I dismount and straighten my cotton shift dress and rifle in hand enter through the back kitchen. I see a tall, young Yankee walking down the dark hallway to me. I was frightened, Jacob, but I gathered my wits and pointed my rifle towards him. I asked him what they wanted. He stopped, looking mighty tired and spoke saying he and the other soldier are scouring the neighboring village for salt-pork, covers, ammunition and horses. He promised me he did not want to hurt me or Annabelle. He said you young ladies are like our wives back home. Afraid and left alone. He hoped no harm would come to them by enemy soldiers.
I told him he was bold to impose upon us like this, scaring us to death. He could see I would have shot him point blank if he tried to harm us. He nodded and said “Yes my lady. I am in great need of supplies for our camp and men, never meaning harm though to woman and children.” I was afraid to tell him who you are Jacob and was hoping they did not recognize the photograph of you on the hearth.
I have Annabelle take the other soldier out to the barn and smoke house. I tell them they could have two horses, three salted pork hams. I gave them four quilts, bags of apples from the cellar and a tin of coffee and tobacco. I poured him coffee from the pot on the stove, of which he took gently from my hand. Annabelle and I shared our dinner with them listening to stories of their Families and the war. We are not too dissimilar, I thought, as we sat in silence listening to a whippoorwill call from the forest before the sun was setting. They thanked us and mounted their horses, departed and promised to never return.
It is December now, our cherished Christmas eve; I sit here reflecting on all the time since you have been gone. I watch the snow, ever so silent, fall upon the back orchard. The winter moon is bright and sets its glow upon the branches thick with ice.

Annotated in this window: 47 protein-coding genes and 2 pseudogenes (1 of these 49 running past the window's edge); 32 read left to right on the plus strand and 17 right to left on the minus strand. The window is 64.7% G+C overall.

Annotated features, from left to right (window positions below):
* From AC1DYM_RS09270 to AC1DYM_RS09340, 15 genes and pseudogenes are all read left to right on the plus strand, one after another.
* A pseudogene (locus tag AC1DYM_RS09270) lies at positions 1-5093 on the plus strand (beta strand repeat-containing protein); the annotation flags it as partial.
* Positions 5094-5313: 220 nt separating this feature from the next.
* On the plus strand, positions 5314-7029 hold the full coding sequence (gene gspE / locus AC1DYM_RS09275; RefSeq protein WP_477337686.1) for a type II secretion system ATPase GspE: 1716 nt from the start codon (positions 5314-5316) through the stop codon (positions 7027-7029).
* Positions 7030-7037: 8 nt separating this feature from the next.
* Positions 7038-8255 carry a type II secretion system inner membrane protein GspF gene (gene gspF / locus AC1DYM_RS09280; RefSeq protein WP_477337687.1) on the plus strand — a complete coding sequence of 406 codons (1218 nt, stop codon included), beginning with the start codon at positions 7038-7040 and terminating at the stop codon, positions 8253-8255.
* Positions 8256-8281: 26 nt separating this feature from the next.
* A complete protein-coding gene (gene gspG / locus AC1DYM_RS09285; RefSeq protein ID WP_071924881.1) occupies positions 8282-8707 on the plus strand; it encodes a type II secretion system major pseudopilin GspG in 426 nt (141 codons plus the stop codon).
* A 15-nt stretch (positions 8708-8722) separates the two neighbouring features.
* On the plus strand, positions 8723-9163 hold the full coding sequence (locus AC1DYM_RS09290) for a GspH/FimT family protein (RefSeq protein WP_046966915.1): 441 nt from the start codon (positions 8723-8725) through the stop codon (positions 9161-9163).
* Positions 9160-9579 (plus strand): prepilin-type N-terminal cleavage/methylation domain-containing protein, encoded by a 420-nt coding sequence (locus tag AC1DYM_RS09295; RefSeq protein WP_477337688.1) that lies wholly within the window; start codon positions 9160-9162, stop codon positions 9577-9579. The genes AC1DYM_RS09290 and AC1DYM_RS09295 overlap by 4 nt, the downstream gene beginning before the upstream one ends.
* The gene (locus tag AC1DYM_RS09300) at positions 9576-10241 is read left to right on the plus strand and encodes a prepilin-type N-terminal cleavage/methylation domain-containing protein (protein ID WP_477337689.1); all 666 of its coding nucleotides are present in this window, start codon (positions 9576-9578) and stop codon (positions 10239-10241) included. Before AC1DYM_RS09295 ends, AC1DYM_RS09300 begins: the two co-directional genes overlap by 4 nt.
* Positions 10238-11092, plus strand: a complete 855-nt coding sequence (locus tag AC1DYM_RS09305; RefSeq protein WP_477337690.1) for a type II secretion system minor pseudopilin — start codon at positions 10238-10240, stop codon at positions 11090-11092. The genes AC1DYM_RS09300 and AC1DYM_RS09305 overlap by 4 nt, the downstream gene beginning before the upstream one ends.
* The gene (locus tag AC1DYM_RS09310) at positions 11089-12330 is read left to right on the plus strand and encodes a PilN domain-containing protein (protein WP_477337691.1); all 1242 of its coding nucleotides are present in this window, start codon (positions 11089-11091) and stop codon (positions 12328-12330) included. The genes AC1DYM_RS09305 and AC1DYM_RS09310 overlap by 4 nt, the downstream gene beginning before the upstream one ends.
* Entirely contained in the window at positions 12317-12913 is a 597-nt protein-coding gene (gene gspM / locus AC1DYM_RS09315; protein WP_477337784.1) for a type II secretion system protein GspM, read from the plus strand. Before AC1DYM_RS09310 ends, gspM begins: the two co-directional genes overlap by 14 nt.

My love, I do not know if these words I write will ever reach you; yet the hope and spirit within me is like that of a steady flame, which burns with an eternal light, I hope you can feel in your dark hours.
It is by the Almighty’s special providence that my good faith resides and my prayers are offered to be heard, to make your leadership and path less cumbersome.
Please come home to me, my dear Jacob. I write you this cold Christmas Eve, by the warm hearth fire, where we have laughed, loved and spoken of our treasured dreams that are to be shared as we grow old, together. I hold to my heart, the last remaining letter you gave me. It has been opened and folded so many times it feels like the textured velvet of a moth’s wings. I can hear each written word as if it were coming from your sure, confident voice.
My darling, when I close my eyes before sleep, my dearest wish is that I will see you next to me on a Christmas morning, with the sun rising upon the fields of snow; your strong hand in mine and I hear you softly tell me, one more time, ‘I love you my angel, my everything’…
Your true and forever loving, Isabel Rose~
~A Civil War Christmas letter from Isabel Rose Stuart to her Confederate Major General Jacob Stuart, December 1862~
© 2020 Duskflyer Visions Art and Productions~ Tommie Flannery Baskis